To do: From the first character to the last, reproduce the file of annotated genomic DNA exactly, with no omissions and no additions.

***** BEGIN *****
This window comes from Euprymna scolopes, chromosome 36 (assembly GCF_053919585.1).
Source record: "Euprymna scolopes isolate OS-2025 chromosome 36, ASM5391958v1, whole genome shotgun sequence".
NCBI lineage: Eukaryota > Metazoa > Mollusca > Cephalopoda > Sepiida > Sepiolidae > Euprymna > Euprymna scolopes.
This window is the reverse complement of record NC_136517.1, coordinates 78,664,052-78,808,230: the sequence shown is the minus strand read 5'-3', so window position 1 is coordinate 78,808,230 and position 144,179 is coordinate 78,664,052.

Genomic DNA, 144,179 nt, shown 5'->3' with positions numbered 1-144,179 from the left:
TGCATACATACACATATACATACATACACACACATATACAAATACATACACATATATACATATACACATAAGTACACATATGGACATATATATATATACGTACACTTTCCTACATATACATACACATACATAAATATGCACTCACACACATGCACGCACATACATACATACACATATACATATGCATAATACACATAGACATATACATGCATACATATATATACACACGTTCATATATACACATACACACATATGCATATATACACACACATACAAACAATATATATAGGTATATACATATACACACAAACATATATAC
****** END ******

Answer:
This window comes from Euprymna scolopes, chromosome 36 (assembly GCF_053919585.1).
Source record: "Euprymna scolopes isolate OS-2025 chromosome 36, ASM5391958v1, whole genome shotgun sequence".
NCBI lineage: Eukaryota > Metazoa > Mollusca > Cephalopoda > Sepiida > Sepiolidae > Euprymna > Euprymna scolopes.
This window is the reverse complement of record NC_136517.1, coordinates 78,664,052-78,808,230: the sequence shown is the minus strand read 5'-3', so window position 1 is coordinate 78,808,230 and position 144,179 is coordinate 78,664,052.

Genomic DNA, 144,179 nt, shown 5'->3' with positions numbered 1-144,179 from the left:
TGCATACATACACATATACATACATACACACACATATACAAATACATACACATATATACATATACACATAAGTACACATATGGACATATATATATATACGTACACTTTCCTACATATACATACACATACATAAATATGCACTCACACACATGCACGCACATACATACATACACATATACATATGCATAATACACATAGACATATACATGCATACATATATATACACACGTTCATATATACACATACACACATATGCATATATACACACACATACAAACAATATATATAGGTATATACATATACACACAAACATATATAC